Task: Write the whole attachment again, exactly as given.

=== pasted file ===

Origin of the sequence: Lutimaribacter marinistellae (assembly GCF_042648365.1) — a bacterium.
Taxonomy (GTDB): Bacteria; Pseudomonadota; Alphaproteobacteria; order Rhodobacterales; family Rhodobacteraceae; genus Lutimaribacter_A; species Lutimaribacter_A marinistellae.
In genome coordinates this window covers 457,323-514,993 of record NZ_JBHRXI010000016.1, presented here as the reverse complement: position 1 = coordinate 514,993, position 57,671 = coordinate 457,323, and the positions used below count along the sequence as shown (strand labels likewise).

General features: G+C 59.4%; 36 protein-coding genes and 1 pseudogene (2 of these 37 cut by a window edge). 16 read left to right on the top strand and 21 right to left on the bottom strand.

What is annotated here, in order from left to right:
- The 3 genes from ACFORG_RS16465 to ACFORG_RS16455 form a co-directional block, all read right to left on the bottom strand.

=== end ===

Origin of the sequence: Lutimaribacter marinistellae (assembly GCF_042648365.1) — a bacterium.
Taxonomy (GTDB): Bacteria; Pseudomonadota; Alphaproteobacteria; order Rhodobacterales; family Rhodobacteraceae; genus Lutimaribacter_A; species Lutimaribacter_A marinistellae.
In genome coordinates this window covers 457,323-514,993 of record NZ_JBHRXI010000016.1, presented here as the reverse complement: position 1 = coordinate 514,993, position 57,671 = coordinate 457,323, and the positions used below count along the sequence as shown (strand labels likewise).

General features: G+C 59.4%; 36 protein-coding genes and 1 pseudogene (2 of these 37 cut by a window edge). 16 read left to right on the top strand and 21 right to left on the bottom strand.

What is annotated here, in order from left to right:
- The 3 genes from ACFORG_RS16465 to ACFORG_RS16455 form a co-directional block, all read right to left on the bottom strand.